I learned the art of making soft chapatis in the days to come but they still wouldn’t be perfect and yet they were my granny’s favorite. She’d wait for 3 PM each day for me to get into her room with those fresh chapatis that I’d prepare for her. We’d giggle for hours and sometimes she’d ruffle my hair out of love, telling me how she much she adores me. On one of the occasions, she’d made a surprising declaration in front of my mother and father. She held my hand, kissed it and mentioned to me that her bond with me is not over yet. It is going to be uprooted to her next birth where she’d come to me as my baby. I was taken aback by this sudden revelation but deep inside was full of tears (tears of joy).

Meanwhile, our chapati and gossip session had become our everyday routine until she passed away 11 months later. I had never dealt with the pain of losing a loved one the way I had to witness my granny’s. It brought my attention to the quote I often used to read — ‘When someone you love becomes a memory; the memory becomes a treasure.’ It also made my heart wonder whether we’re at any moment in our lives, fully prepared to lose a parent. I guess no. Whether we like to admit it or not but all of us will eventually go away from one another, to another land, to another world. My grandpa was the one who was majorly affected by my granny’s demise. He would often lock hands with her to remind that he will always be there for her. And on the day she passed away, I saw him sitting near her corpse, hands locked tightly with hers, looking at her without moving. It left an everlasting imprint on my being. I had never seen a couple as passionate and mad about each other before. And I was lucky enough to see and feel its warmth in my own house itself. My grandpa could not bear the pinch of separation for too long and eventually passed away after 10 months.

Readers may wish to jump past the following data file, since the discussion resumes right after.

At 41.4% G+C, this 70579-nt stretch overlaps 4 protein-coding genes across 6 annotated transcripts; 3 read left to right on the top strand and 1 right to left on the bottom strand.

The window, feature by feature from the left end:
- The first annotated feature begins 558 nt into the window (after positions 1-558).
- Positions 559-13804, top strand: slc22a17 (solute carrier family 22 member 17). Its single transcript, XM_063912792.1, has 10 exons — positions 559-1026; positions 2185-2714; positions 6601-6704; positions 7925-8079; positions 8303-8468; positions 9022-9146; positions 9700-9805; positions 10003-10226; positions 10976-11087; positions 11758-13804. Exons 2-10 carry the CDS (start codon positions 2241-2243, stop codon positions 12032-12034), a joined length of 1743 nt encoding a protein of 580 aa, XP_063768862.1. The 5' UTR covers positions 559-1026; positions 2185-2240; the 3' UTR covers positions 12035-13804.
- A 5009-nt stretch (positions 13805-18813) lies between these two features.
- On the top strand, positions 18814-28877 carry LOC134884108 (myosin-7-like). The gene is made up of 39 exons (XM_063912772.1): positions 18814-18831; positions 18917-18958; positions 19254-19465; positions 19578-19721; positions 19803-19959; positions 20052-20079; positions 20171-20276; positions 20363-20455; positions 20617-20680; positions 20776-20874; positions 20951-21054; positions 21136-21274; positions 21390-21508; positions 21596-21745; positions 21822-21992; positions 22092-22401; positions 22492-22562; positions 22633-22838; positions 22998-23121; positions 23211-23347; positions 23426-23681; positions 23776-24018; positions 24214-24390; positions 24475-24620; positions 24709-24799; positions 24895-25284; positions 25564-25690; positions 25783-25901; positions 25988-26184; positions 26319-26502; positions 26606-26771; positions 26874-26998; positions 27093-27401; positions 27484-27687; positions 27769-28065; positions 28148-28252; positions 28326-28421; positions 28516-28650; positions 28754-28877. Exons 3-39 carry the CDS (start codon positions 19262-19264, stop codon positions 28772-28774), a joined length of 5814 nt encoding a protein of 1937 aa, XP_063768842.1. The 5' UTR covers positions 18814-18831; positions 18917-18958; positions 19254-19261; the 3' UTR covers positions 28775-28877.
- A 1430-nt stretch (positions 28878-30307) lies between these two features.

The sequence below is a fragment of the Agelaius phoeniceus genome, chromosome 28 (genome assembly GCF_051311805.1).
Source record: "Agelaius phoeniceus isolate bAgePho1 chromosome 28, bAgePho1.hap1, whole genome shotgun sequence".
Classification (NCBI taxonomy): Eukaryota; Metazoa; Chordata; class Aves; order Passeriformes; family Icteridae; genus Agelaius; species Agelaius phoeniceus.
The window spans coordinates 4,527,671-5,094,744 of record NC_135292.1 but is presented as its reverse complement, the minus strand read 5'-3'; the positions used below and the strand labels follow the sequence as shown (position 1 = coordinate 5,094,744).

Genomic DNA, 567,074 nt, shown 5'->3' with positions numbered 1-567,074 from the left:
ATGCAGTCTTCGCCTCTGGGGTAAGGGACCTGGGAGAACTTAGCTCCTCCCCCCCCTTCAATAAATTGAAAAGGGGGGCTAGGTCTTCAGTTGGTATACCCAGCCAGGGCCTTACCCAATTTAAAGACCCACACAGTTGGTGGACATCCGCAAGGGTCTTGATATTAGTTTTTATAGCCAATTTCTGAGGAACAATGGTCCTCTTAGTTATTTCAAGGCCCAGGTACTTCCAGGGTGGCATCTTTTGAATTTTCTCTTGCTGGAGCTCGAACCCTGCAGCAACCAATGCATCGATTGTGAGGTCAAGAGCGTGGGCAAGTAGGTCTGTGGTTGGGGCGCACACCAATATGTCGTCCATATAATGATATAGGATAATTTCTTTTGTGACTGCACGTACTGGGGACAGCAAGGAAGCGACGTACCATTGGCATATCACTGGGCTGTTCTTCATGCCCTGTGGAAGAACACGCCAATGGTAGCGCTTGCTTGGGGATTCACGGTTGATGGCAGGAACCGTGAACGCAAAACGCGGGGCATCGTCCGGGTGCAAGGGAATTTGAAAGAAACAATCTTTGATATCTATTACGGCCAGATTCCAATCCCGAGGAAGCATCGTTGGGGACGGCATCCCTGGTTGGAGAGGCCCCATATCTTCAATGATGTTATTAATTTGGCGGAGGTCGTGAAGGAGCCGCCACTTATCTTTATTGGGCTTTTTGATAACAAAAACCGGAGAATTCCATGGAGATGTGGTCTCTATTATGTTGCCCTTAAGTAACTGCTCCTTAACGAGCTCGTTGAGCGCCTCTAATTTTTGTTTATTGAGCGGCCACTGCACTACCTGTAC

It has been 5 years since she passed by, but my every thought still includes her. Whoever said death terms the end of a relationship, has clearly never received love as strong and pure as hers. I miss that soft touch. I miss that concern. It really saddens me that I could not reciprocate her love the way it should have been ideally, but somewhere the gratifying feeling of her being reunited with the love of her life which had luckily been my grandpa and her promise of coming back to me in the form of a baby girl in future, bring all the joy back on my depressed soul.

Today I make one of the finest chapatis one has ever eaten but I still feel the void. I regret not being able to make it when granny used to wait for it like an enthusiast. I miss her very dearly and often picture her sitting with me at 3 PM, eating soft chapatis and telling me how she’s loving every bit of it. Seeing her childlike happiness I would not want my dream to end. I wish I could turn back the clock and bring the wheels of time to a stop — to a time when I could make my granny eat one of the finest chapatis of the world. By her favorite grandchild, her favorite ‘Gudiya’ for her favorite and loveliest ‘Dadimaa’.